Finitely forcible graphons with an almost arbitrary structure

- Faculty of Informatics, Masaryk University
- More about Daniel Kral

- Mathematics, Massachusetts Institute of Technology
- More about Laszlo Miklos Lovasz

- Mathematics and Statistics, University of Victoria
- More about Jonathan Noel

- Computer Science Institute, Charles University
- More about Jakub Sosnovec

*Discrete Analysis*, July. https://doi.org/10.19086/da.12058.

### Editorial introduction

Finitely forcible graphons with an almost arbitrary structure, Discrete Analysis 2020:9, 36 pp.

A basic result from the theory of quasirandom graphs, due to Andrew Thomason, is that if G is a graph with n vertices and density p, and if the number of 4-cycles in G is approximately p4(n4), then G resembles a random graph of the same density. In particular, between any two sets A and B of vertices the number of edges is approximately p|A||B|. (Here, “approximately” means "to within a small fraction of n2, so the statement is non-trivial only for sets A and B that are not too small.)

This conclusion can be thought of as saying that a large quasirandom graph of density p is close, in a suitable sense, to the constant function that maps each pair of vertices to p.

Let us say that the *subgraph density* of a graph H with k vertices inside a graph G with n vertices is the probability that a random map from the vertices of H to the vertices of G takes every edge of H to an edge of G. Then Thomason’s results says that if the subgraph density of a single edge in G is p and the subgraph density of a 4-cycle is p4, then G is approximately equal to the constant function p.

This point of view was developed by Lovász and Szegedy into the theory of graph limits. They defined a *graphon* to be a symmetric measurable function W:[0,1]2→[0,1] and showed that every sequence of graphs has a subsequence that converges in an appropriate sense to a graphon. To give an idea of how this works, a sequence of quasirandom graphs of density p converges to the constant function p. More generally, one can apply Szemerédi’s regularity lemma to obtain a partition of the vertices into sets V1,…,Vk of roughly equal density such that almost all the bipartite graphs induced by pairs (Vi,Vj) are quasirandom of density dij, and such a graph is close to the graphon where one partitions [0,1] into intervals I1,…,Ik of size 1/k and defines W(x,y) to be dij if x∈Ii and y∈Ij.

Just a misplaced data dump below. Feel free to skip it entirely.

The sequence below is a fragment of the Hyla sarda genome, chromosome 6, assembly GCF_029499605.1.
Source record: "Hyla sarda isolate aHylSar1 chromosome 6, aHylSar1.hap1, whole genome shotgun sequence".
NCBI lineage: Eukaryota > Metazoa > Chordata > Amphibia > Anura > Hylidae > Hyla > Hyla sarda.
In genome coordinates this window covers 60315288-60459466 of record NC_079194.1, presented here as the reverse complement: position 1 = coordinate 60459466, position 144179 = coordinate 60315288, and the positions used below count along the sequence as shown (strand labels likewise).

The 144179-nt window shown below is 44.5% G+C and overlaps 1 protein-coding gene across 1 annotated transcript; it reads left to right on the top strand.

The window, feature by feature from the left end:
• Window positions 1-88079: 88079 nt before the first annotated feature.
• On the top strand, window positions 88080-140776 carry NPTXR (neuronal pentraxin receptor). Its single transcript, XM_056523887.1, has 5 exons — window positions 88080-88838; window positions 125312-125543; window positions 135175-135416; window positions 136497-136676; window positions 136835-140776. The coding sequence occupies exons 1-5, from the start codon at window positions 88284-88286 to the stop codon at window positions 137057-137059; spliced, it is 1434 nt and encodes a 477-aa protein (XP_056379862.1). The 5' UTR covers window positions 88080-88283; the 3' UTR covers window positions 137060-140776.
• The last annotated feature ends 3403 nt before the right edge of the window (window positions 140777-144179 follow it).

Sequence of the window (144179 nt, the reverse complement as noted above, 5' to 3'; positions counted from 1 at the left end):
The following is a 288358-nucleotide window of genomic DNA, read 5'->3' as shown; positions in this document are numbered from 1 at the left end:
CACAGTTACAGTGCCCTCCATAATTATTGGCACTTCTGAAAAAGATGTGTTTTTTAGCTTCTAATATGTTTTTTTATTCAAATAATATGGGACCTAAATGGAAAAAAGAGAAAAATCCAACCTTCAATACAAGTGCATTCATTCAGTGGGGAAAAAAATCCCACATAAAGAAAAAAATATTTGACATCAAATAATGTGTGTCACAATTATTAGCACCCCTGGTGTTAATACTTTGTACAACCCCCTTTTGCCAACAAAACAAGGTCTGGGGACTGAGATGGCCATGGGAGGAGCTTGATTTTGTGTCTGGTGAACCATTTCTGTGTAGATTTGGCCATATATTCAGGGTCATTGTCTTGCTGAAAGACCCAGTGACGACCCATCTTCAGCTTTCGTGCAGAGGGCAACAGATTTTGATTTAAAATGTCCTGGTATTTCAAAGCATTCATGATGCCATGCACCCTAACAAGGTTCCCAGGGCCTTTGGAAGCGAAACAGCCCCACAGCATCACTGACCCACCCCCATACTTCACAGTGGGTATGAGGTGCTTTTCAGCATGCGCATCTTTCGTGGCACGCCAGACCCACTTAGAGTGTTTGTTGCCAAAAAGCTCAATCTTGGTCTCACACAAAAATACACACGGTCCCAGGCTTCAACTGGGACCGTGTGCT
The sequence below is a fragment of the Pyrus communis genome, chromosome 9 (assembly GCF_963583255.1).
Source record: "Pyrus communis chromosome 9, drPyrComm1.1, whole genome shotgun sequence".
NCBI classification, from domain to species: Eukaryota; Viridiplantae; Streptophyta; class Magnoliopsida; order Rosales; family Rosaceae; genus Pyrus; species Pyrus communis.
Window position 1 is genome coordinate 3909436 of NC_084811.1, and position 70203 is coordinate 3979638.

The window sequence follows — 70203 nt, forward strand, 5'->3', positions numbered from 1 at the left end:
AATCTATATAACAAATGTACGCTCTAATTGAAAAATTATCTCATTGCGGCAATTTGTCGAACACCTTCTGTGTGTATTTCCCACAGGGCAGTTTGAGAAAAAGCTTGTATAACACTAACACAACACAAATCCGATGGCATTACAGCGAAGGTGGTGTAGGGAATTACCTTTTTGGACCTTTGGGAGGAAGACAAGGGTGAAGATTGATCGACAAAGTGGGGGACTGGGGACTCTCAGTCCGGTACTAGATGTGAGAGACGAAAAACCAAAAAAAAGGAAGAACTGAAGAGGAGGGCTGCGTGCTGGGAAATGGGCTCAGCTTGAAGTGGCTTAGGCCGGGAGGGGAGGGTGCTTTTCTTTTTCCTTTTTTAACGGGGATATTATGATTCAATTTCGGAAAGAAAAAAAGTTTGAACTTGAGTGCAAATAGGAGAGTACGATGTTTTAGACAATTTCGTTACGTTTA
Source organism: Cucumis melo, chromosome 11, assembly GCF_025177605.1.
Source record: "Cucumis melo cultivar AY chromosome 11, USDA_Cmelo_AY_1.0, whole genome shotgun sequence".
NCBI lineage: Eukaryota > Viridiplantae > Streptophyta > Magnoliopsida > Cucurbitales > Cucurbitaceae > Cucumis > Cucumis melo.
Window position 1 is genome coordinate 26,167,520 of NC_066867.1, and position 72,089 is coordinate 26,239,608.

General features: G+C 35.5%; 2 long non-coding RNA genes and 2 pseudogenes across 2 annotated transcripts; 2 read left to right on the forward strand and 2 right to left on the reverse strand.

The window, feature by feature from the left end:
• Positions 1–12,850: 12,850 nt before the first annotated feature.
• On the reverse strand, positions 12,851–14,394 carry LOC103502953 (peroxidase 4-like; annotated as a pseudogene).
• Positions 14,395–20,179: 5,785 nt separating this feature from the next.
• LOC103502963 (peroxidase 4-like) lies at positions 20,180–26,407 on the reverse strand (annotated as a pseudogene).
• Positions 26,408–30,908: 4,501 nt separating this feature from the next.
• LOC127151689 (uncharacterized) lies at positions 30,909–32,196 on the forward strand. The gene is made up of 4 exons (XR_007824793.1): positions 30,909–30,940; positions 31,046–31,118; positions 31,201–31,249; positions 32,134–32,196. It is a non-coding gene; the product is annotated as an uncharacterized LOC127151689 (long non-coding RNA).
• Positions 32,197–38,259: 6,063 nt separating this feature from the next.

The notion of subgraph density makes sense for graphons as well: we define the subgraph density of H to be the expectation of ∏xy∈E(H)W(ϕ(x),ϕ(y)) for a random map ϕ:V(H)→[0,1]. Then Thomason’s result turns out to be equivalent to the statement that the constant function p is the only graphon such that the edge density is p and the 4-cycle density is p4.

More generally, a graphon is said to be *finitely forcible* if it is completely determined by the densities of a finite number of subgraphs. Lovasz and Szegedy conjectured that all finitely forcible graphons have a certain simple form. This conjecture was disproved in a very strong way by Cooper, Král’ and Martins, who showed that if W is an *arbitrary* graphon, then there is a finitely forcible graphon W0 such that W is a subgraphon of W induced by a subset of the vertices of measure at least 1/14.

With a careful running of their argument, one can improve this fraction 1/14 to 1/2−ϵ. This paper goes even further, and improves it to 1−ϵ. One can think of the result as saying that every graphon is close to a finitely forcible graphon (but the notion of closeness here is much stronger than the notion discussed above). Another message from the paper (and indeed from the earlier paper of Cooper, Král’ and Martins) is that fairly simple extremal problems in graph theory can have unique solutions that are very complicated indeed.